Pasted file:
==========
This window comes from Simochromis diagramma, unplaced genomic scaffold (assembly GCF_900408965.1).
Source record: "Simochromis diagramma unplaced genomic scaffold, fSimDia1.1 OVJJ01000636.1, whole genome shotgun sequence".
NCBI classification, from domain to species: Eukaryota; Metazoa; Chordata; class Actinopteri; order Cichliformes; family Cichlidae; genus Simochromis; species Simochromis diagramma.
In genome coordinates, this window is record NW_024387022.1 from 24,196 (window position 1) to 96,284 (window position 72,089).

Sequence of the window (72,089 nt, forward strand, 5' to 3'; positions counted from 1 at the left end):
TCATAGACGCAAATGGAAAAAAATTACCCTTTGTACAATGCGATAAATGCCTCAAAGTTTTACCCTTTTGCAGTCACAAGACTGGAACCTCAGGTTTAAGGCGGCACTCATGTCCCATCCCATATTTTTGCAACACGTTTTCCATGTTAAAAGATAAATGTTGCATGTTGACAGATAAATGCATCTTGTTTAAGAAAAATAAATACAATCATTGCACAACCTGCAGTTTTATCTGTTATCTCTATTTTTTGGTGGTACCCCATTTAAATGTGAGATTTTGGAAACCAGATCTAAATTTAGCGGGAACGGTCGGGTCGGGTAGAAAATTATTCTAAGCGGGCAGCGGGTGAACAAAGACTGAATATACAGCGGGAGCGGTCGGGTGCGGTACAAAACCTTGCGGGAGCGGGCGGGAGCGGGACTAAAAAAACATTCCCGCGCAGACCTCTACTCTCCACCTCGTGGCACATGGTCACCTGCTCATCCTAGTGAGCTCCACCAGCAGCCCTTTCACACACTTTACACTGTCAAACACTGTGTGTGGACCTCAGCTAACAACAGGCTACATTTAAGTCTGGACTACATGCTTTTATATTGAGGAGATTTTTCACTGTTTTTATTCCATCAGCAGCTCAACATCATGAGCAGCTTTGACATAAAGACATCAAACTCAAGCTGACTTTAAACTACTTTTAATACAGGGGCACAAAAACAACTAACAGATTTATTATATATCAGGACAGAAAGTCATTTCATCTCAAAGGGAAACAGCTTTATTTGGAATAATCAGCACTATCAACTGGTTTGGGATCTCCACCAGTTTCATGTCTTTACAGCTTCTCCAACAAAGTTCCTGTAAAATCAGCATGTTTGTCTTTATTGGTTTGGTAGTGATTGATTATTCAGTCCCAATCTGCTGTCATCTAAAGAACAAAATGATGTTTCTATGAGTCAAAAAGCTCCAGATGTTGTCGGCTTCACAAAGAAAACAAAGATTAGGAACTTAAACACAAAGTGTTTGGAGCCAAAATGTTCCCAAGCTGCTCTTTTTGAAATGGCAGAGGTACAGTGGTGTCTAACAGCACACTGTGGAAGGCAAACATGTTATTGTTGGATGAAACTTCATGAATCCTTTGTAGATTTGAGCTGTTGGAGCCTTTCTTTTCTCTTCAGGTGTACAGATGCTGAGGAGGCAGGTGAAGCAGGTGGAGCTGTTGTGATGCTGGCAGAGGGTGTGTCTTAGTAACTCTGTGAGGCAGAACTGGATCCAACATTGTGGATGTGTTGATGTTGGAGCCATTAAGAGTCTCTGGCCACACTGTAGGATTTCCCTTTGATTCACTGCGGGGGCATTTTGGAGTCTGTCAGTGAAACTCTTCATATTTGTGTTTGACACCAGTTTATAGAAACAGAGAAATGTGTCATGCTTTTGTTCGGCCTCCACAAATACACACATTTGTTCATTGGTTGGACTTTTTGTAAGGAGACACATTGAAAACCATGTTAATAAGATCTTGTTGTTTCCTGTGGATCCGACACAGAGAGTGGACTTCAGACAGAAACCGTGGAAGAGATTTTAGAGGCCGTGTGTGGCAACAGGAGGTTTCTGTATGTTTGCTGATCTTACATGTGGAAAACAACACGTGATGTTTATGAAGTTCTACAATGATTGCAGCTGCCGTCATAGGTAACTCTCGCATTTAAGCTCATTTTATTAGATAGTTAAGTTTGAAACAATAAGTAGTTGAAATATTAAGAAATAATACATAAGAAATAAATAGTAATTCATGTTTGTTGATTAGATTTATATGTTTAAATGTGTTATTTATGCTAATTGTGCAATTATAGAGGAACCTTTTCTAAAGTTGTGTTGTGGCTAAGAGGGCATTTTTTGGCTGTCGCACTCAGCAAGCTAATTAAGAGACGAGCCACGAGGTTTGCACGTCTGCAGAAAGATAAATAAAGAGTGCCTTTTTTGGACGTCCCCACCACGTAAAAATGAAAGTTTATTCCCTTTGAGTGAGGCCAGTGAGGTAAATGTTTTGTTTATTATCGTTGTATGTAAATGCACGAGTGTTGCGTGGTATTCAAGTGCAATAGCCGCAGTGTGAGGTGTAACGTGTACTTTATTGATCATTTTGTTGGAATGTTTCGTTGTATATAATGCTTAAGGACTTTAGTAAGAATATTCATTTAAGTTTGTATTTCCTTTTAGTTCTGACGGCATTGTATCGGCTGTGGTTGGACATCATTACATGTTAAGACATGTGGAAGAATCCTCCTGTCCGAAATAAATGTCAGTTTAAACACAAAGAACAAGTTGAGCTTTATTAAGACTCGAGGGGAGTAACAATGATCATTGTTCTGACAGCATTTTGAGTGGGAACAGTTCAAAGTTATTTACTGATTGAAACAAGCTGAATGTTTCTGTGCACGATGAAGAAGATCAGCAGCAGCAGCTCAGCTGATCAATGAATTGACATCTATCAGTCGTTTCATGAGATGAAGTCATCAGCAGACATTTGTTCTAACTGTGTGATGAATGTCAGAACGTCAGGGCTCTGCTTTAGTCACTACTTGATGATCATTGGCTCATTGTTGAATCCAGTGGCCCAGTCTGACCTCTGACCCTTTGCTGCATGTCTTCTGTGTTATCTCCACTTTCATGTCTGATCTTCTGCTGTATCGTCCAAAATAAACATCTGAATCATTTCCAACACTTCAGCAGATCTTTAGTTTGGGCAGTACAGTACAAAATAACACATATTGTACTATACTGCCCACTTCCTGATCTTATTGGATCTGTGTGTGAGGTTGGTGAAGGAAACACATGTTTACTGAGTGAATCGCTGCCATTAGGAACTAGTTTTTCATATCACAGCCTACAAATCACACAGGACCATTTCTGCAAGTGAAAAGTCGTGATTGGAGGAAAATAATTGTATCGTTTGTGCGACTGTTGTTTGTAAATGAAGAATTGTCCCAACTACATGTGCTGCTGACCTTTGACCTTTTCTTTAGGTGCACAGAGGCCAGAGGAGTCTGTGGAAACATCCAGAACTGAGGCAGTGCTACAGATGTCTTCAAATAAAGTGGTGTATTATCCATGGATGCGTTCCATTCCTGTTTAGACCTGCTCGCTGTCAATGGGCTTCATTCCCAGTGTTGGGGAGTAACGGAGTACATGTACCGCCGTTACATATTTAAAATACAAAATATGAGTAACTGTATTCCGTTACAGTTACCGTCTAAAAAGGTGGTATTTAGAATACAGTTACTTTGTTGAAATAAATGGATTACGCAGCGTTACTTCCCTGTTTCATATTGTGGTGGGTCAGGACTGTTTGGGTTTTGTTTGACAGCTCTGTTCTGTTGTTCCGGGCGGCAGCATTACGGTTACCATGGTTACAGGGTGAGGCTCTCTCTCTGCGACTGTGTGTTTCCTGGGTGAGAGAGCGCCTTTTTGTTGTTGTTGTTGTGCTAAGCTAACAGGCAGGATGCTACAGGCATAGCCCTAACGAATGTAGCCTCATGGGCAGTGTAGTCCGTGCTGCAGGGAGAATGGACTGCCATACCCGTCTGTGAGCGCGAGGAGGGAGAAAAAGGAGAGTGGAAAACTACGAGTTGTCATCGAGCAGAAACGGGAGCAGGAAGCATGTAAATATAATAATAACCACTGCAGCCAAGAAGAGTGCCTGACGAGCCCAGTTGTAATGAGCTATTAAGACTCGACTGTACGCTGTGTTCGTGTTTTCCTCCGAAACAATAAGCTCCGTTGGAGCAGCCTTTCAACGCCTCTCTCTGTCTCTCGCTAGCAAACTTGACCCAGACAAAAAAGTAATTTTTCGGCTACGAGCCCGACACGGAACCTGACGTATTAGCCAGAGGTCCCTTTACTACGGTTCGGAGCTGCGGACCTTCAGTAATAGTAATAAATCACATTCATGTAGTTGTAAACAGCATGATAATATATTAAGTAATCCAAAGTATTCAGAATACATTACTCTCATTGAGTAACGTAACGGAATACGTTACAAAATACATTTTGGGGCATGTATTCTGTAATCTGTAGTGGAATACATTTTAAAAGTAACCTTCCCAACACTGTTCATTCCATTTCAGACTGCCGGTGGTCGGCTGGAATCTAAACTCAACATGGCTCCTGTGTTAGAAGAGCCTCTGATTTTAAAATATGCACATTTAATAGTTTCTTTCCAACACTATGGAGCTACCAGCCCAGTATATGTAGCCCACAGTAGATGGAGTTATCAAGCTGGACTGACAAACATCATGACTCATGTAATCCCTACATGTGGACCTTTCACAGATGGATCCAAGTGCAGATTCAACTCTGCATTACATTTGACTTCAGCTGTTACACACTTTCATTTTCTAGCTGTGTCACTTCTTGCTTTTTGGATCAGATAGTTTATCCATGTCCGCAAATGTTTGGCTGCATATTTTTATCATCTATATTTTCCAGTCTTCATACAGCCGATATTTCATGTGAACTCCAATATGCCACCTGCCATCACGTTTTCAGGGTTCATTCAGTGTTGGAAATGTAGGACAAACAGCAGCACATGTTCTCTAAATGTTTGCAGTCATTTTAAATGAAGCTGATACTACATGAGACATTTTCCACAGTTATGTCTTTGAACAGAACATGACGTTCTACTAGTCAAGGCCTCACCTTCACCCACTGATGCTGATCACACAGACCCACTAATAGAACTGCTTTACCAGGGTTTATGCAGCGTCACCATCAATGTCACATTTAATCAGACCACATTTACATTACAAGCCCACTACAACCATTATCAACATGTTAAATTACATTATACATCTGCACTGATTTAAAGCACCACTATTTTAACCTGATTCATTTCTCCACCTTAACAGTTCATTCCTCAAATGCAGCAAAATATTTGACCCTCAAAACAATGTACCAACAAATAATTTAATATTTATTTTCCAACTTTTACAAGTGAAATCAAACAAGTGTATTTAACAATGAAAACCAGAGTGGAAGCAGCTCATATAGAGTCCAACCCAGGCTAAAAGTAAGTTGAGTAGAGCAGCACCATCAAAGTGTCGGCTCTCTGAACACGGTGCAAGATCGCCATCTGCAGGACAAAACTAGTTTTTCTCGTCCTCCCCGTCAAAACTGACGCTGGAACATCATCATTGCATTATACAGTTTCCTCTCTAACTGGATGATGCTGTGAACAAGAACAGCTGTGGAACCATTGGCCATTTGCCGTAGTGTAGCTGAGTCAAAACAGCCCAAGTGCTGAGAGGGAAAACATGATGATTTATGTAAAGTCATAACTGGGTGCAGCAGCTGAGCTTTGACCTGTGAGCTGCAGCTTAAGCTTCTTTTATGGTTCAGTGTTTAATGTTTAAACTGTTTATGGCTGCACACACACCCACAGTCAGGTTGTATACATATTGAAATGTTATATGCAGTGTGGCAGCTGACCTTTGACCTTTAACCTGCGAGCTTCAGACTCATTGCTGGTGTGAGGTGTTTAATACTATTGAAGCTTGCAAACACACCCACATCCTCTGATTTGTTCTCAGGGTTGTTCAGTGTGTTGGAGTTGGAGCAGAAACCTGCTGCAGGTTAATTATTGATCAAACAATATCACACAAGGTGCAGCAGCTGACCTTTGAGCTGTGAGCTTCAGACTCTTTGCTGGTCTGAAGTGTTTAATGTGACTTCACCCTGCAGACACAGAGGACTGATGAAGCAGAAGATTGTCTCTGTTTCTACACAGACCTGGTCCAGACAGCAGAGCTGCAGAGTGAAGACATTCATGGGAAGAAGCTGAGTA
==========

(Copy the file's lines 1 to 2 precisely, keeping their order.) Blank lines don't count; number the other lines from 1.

This window comes from Simochromis diagramma, unplaced genomic scaffold (assembly GCF_900408965.1).
Source record: "Simochromis diagramma unplaced genomic scaffold, fSimDia1.1 OVJJ01000636.1, whole genome shotgun sequence".